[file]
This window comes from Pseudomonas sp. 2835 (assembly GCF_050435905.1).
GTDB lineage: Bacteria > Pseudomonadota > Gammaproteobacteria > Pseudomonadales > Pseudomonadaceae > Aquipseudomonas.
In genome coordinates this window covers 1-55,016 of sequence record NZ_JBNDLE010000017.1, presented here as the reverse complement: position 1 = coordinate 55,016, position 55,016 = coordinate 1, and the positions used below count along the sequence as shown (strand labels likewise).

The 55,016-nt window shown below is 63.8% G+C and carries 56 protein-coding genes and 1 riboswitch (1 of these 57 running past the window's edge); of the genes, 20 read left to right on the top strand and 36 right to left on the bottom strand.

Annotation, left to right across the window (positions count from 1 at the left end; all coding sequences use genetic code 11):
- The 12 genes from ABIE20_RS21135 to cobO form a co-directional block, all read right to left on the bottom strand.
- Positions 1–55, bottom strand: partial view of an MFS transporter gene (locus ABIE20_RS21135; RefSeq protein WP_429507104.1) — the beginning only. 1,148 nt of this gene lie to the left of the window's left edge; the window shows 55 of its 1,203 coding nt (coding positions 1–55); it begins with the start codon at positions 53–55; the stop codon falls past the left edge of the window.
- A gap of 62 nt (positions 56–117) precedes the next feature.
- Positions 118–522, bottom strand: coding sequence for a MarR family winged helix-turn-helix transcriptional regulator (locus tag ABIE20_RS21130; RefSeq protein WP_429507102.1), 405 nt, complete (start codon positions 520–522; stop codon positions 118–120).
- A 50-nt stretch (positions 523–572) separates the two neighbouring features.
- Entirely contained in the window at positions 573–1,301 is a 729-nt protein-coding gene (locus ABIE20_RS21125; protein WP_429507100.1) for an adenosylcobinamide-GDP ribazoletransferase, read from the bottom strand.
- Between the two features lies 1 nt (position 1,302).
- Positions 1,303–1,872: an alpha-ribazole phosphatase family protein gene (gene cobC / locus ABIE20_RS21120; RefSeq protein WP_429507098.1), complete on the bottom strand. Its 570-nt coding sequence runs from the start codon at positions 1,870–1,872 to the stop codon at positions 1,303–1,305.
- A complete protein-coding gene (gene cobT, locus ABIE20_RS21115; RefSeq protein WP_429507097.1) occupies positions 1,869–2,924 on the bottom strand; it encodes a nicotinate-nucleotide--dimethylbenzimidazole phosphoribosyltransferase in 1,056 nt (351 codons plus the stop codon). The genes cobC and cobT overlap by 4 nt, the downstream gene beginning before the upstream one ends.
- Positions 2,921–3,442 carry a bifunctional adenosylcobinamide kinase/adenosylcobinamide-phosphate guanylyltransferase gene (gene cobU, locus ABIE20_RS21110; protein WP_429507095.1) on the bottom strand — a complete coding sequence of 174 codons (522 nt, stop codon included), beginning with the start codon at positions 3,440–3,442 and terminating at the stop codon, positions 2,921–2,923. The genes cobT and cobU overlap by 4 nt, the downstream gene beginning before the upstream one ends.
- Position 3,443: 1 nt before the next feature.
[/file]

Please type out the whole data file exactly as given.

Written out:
This window comes from Pseudomonas sp. 2835 (assembly GCF_050435905.1).
GTDB lineage: Bacteria > Pseudomonadota > Gammaproteobacteria > Pseudomonadales > Pseudomonadaceae > Aquipseudomonas.
In genome coordinates this window covers 1-55,016 of sequence record NZ_JBNDLE010000017.1, presented here as the reverse complement: position 1 = coordinate 55,016, position 55,016 = coordinate 1, and the positions used below count along the sequence as shown (strand labels likewise).

The 55,016-nt window shown below is 63.8% G+C and carries 56 protein-coding genes and 1 riboswitch (1 of these 57 running past the window's edge); of the genes, 20 read left to right on the top strand and 36 right to left on the bottom strand.

Annotation, left to right across the window (positions count from 1 at the left end; all coding sequences use genetic code 11):
- The 12 genes from ABIE20_RS21135 to cobO form a co-directional block, all read right to left on the bottom strand.
- Positions 1–55, bottom strand: partial view of an MFS transporter gene (locus ABIE20_RS21135; RefSeq protein WP_429507104.1) — the beginning only. 1,148 nt of this gene lie to the left of the window's left edge; the window shows 55 of its 1,203 coding nt (coding positions 1–55); it begins with the start codon at positions 53–55; the stop codon falls past the left edge of the window.
- A gap of 62 nt (positions 56–117) precedes the next feature.
- Positions 118–522, bottom strand: coding sequence for a MarR family winged helix-turn-helix transcriptional regulator (locus tag ABIE20_RS21130; RefSeq protein WP_429507102.1), 405 nt, complete (start codon positions 520–522; stop codon positions 118–120).
- A 50-nt stretch (positions 523–572) separates the two neighbouring features.
- Entirely contained in the window at positions 573–1,301 is a 729-nt protein-coding gene (locus ABIE20_RS21125; protein WP_429507100.1) for an adenosylcobinamide-GDP ribazoletransferase, read from the bottom strand.
- Between the two features lies 1 nt (position 1,302).
- Positions 1,303–1,872: an alpha-ribazole phosphatase family protein gene (gene cobC / locus ABIE20_RS21120; RefSeq protein WP_429507098.1), complete on the bottom strand. Its 570-nt coding sequence runs from the start codon at positions 1,870–1,872 to the stop codon at positions 1,303–1,305.
- A complete protein-coding gene (gene cobT, locus ABIE20_RS21115; RefSeq protein WP_429507097.1) occupies positions 1,869–2,924 on the bottom strand; it encodes a nicotinate-nucleotide--dimethylbenzimidazole phosphoribosyltransferase in 1,056 nt (351 codons plus the stop codon). The genes cobC and cobT overlap by 4 nt, the downstream gene beginning before the upstream one ends.
- Positions 2,921–3,442 carry a bifunctional adenosylcobinamide kinase/adenosylcobinamide-phosphate guanylyltransferase gene (gene cobU, locus ABIE20_RS21110; protein WP_429507095.1) on the bottom strand — a complete coding sequence of 174 codons (522 nt, stop codon included), beginning with the start codon at positions 3,440–3,442 and terminating at the stop codon, positions 2,921–2,923. The genes cobT and cobU overlap by 4 nt, the downstream gene beginning before the upstream one ends.
- Position 3,443: 1 nt before the next feature.